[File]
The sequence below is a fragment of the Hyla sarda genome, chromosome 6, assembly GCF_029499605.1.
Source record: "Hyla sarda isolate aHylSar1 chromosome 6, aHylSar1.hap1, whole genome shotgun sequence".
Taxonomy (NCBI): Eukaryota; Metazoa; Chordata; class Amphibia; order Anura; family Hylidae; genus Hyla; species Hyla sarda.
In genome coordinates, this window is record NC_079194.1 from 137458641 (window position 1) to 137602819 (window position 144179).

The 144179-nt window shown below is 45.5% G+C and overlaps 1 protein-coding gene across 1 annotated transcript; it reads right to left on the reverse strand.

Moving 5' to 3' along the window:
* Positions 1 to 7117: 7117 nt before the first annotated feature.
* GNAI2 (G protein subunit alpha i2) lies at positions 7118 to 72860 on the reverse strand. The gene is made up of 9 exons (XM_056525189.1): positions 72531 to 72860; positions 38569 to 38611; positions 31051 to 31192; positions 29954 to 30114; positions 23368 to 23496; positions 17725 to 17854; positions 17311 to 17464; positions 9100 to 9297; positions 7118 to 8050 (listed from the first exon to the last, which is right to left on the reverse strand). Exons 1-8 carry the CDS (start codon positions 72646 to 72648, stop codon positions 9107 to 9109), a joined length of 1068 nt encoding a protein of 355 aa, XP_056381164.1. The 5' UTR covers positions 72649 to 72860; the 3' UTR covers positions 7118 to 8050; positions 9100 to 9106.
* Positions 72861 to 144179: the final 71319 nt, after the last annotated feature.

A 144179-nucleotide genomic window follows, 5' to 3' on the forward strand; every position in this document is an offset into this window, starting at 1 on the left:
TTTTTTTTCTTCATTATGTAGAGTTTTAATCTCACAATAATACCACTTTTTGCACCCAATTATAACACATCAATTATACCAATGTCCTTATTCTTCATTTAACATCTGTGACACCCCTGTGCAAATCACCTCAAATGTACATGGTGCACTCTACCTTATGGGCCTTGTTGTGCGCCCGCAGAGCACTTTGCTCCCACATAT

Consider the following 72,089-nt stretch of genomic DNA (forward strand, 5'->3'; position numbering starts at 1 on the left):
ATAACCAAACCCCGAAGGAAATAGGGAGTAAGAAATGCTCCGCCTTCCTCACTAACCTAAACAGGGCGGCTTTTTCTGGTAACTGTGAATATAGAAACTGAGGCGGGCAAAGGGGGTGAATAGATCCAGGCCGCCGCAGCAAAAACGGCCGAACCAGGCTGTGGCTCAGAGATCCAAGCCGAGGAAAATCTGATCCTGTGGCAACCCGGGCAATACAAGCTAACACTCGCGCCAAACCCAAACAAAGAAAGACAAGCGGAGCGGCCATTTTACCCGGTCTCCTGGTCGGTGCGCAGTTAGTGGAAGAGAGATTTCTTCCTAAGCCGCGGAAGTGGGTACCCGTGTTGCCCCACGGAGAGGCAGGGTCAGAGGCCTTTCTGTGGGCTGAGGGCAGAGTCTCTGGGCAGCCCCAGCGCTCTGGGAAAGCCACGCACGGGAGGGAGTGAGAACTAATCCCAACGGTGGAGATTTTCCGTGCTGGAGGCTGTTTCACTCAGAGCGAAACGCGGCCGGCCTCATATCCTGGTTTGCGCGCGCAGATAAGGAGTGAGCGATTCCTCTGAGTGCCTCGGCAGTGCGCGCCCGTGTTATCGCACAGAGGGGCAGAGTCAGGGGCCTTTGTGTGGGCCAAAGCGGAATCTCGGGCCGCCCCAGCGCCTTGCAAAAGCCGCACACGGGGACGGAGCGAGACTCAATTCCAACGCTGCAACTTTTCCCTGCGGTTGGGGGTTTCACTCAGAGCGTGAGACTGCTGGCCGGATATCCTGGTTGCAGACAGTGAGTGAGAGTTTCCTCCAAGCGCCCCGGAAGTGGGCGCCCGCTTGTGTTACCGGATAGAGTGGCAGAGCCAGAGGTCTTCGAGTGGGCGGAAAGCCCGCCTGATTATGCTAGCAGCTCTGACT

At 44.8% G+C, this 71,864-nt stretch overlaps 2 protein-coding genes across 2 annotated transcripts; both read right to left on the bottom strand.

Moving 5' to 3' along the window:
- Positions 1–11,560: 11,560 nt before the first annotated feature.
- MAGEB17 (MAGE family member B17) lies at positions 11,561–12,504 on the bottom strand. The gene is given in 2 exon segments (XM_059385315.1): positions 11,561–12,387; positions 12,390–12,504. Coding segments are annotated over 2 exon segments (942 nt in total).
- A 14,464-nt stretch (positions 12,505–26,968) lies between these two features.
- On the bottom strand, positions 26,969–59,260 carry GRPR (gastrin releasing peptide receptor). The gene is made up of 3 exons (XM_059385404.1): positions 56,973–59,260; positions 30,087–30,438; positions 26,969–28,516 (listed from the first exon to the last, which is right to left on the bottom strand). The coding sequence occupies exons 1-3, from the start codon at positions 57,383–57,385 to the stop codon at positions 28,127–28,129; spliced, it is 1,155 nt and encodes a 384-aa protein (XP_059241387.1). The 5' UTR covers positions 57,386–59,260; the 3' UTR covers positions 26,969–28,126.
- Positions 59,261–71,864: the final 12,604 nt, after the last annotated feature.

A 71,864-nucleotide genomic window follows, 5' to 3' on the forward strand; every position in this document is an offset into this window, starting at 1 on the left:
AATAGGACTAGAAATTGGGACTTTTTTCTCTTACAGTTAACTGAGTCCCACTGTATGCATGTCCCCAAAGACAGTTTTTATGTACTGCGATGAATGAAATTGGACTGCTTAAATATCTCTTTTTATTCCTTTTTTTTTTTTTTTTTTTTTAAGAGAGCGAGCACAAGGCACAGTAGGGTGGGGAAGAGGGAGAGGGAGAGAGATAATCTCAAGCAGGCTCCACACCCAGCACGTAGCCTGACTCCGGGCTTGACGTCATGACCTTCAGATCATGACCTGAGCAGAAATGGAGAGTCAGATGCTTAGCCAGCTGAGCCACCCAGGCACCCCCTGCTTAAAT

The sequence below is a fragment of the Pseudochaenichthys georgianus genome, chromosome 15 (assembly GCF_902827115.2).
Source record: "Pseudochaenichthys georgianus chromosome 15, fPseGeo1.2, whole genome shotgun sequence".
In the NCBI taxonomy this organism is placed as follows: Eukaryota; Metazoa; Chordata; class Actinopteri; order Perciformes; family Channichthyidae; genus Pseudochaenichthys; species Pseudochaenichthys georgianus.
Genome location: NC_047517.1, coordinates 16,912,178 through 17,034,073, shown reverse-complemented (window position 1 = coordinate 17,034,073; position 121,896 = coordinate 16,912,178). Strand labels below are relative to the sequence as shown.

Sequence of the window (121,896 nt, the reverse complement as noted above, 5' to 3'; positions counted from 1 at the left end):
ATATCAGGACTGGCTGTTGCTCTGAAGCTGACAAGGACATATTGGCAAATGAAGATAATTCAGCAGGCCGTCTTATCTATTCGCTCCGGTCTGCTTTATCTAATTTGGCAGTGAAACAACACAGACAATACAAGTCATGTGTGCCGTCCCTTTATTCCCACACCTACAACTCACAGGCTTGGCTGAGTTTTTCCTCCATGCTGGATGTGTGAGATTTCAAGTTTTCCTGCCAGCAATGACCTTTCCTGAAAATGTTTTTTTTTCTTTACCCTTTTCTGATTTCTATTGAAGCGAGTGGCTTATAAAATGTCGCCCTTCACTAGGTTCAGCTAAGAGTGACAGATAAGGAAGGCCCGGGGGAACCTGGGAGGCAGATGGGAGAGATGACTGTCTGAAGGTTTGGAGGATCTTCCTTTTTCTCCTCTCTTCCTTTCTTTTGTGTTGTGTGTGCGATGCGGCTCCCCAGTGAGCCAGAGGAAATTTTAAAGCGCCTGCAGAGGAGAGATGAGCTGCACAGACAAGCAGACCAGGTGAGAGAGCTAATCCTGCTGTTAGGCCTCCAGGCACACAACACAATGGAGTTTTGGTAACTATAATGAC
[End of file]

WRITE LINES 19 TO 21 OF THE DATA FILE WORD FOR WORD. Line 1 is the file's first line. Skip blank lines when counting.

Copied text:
- On the bottom strand, positions 26,969–59,260 carry GRPR (gastrin releasing peptide receptor). The gene is made up of 3 exons (XM_059385404.1): positions 56,973–59,260; positions 30,087–30,438; positions 26,969–28,516 (listed from the first exon to the last, which is right to left on the bottom strand). The coding sequence occupies exons 1-3, from the start codon at positions 57,383–57,385 to the stop codon at positions 28,127–28,129; spliced, it is 1,155 nt and encodes a 384-aa protein (XP_059241387.1). The 5' UTR covers positions 57,386–59,260; the 3' UTR covers positions 26,969–28,126.
- Positions 59,261–71,864: the final 12,604 nt, after the last annotated feature.

A 71,864-nucleotide genomic window follows, 5' to 3' on the forward strand; every position in this document is an offset into this window, starting at 1 on the left: